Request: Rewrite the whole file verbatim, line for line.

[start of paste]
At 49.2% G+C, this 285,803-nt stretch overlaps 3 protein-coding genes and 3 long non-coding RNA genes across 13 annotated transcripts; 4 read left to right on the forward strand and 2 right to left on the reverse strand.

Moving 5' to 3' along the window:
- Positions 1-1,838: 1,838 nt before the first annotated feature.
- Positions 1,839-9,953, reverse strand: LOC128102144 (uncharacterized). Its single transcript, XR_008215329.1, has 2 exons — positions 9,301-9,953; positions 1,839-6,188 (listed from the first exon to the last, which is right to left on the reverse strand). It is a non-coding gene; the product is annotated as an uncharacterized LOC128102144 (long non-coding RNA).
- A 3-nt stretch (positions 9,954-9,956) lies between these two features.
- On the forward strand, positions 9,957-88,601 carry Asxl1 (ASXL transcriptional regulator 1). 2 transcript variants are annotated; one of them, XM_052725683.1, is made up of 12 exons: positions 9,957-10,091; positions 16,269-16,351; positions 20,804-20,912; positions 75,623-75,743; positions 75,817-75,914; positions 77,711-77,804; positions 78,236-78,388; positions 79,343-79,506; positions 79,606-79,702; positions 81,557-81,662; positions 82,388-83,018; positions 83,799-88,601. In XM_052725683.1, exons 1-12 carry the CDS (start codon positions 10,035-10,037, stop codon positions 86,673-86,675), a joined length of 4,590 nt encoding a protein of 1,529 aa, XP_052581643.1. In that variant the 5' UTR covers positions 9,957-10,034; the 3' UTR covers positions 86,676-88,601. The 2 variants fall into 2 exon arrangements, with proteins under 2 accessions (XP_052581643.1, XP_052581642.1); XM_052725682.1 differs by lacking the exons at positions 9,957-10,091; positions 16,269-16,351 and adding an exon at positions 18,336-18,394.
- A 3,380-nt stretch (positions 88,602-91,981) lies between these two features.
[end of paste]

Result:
At 49.2% G+C, this 285,803-nt stretch overlaps 3 protein-coding genes and 3 long non-coding RNA genes across 13 annotated transcripts; 4 read left to right on the forward strand and 2 right to left on the reverse strand.

Moving 5' to 3' along the window:
- Positions 1-1,838: 1,838 nt before the first annotated feature.
- Positions 1,839-9,953, reverse strand: LOC128102144 (uncharacterized). Its single transcript, XR_008215329.1, has 2 exons — positions 9,301-9,953; positions 1,839-6,188 (listed from the first exon to the last, which is right to left on the reverse strand). It is a non-coding gene; the product is annotated as an uncharacterized LOC128102144 (long non-coding RNA).
- A 3-nt stretch (positions 9,954-9,956) lies between these two features.
- On the forward strand, positions 9,957-88,601 carry Asxl1 (ASXL transcriptional regulator 1). 2 transcript variants are annotated; one of them, XM_052725683.1, is made up of 12 exons: positions 9,957-10,091; positions 16,269-16,351; positions 20,804-20,912; positions 75,623-75,743; positions 75,817-75,914; positions 77,711-77,804; positions 78,236-78,388; positions 79,343-79,506; positions 79,606-79,702; positions 81,557-81,662; positions 82,388-83,018; positions 83,799-88,601. In XM_052725683.1, exons 1-12 carry the CDS (start codon positions 10,035-10,037, stop codon positions 86,673-86,675), a joined length of 4,590 nt encoding a protein of 1,529 aa, XP_052581643.1. In that variant the 5' UTR covers positions 9,957-10,034; the 3' UTR covers positions 86,676-88,601. The 2 variants fall into 2 exon arrangements, with proteins under 2 accessions (XP_052581643.1, XP_052581642.1); XM_052725682.1 differs by lacking the exons at positions 9,957-10,091; positions 16,269-16,351 and adding an exon at positions 18,336-18,394.
- A 3,380-nt stretch (positions 88,602-91,981) lies between these two features.